Recent ReadingSo, by way of adding to my chronicle, I just finished Synaptic Self by Joseph LeDoux. It deftly deals with the extremely complex nature of mental mechanisms, ranging from neurophysiology to bio-chemistry, from psychology to psychotropic drugs.
Since there are already several good reviews, I’ll just quote a passage from the last chapter, which touches on some of the topics covered throughout—to give a sense of its style and content:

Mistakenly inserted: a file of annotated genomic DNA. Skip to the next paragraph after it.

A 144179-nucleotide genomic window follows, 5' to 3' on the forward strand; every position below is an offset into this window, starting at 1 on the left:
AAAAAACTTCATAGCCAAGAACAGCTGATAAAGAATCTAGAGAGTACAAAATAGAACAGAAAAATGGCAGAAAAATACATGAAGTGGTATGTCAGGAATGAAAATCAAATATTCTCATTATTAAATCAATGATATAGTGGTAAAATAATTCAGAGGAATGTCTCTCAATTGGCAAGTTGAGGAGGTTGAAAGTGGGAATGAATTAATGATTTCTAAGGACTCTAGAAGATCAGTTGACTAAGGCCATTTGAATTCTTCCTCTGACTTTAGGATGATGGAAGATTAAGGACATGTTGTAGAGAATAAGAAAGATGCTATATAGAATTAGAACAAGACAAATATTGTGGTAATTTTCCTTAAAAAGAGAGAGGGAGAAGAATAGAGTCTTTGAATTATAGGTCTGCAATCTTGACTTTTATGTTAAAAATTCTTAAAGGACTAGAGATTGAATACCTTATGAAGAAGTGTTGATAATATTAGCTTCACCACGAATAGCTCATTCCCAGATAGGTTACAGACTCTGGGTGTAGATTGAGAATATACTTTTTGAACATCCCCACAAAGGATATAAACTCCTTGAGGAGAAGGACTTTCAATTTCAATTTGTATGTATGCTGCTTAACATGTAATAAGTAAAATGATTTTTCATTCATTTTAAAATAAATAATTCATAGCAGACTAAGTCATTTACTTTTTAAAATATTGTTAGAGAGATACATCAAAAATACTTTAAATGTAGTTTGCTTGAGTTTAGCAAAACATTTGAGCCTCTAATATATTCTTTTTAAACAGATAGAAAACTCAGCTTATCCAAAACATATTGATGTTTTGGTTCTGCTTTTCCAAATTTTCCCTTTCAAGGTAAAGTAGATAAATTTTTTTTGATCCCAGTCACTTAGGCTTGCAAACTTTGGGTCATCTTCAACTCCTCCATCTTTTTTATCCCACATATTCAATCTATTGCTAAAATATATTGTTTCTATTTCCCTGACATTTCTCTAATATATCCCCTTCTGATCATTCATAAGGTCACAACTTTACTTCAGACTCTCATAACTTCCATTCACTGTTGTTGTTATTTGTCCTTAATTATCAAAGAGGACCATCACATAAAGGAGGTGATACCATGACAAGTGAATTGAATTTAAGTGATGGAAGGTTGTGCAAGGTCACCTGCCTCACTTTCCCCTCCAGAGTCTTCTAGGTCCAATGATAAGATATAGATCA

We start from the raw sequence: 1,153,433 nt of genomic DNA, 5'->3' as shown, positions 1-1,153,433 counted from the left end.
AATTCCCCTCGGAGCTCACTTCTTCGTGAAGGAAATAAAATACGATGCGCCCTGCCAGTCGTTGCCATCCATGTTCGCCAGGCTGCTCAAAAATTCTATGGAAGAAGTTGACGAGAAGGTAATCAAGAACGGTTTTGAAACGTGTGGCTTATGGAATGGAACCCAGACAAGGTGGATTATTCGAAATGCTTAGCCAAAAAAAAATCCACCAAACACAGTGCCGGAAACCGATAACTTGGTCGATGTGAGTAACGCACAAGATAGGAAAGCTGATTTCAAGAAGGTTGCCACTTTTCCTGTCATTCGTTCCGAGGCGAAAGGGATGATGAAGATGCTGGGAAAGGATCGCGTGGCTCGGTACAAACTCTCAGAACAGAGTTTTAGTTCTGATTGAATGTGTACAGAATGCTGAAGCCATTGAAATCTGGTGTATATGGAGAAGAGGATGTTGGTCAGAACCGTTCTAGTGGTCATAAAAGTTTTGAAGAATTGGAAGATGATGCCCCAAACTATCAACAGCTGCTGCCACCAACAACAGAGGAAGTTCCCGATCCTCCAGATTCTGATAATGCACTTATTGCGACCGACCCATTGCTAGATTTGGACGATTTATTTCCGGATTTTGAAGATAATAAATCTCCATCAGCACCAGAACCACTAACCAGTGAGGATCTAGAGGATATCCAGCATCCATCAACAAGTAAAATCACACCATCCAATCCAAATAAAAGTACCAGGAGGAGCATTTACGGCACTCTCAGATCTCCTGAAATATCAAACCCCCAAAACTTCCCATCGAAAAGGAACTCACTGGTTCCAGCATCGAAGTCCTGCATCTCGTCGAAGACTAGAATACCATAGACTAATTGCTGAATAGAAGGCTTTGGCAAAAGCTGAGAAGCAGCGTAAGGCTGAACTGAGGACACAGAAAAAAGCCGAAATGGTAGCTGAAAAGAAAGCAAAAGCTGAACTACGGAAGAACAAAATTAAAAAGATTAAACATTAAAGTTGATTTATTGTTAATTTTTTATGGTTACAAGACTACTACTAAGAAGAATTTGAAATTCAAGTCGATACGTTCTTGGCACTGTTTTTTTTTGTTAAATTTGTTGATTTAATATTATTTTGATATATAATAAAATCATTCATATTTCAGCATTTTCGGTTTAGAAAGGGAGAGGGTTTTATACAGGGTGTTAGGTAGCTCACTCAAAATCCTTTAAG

Because modulatory systems are activated during significant experiences, modulators can selectively facilitate transmission at the synapses actively processing information about such experiences across widely distributed neural systems. Emotional or otherwise significant experiences are the ones we tend to form memories about, and as described in chapter 8, it is well established that modulators like norepinephrine are involved in the enhancement of memory that occurs during emotional events. Norepinephrine has also been implicated in the induction of long-term potentiation (LTP), which, as we’ve seen, is a laboratory procedure for studying synaptic plasticity. Thus, LTP is facilitated when this chemical is present, and disrupted when it is absent. So not only can modulators produce a momentary facilitation of transmission in circuits actively involved in processing significant events, they can also promote synaptic plasticity, and thus learning and memory, in those circuits. Recall that one of the most prominent current theories supporting monoamine treatment of mental disorders is that these drugs make more serotonin and/or norepinephrine available at synapses and thereby trigger intracellular cascades that promote synaptic plasticity. Modulation of plasticity across brain systems is thus important in both normal and pathological mental conditions.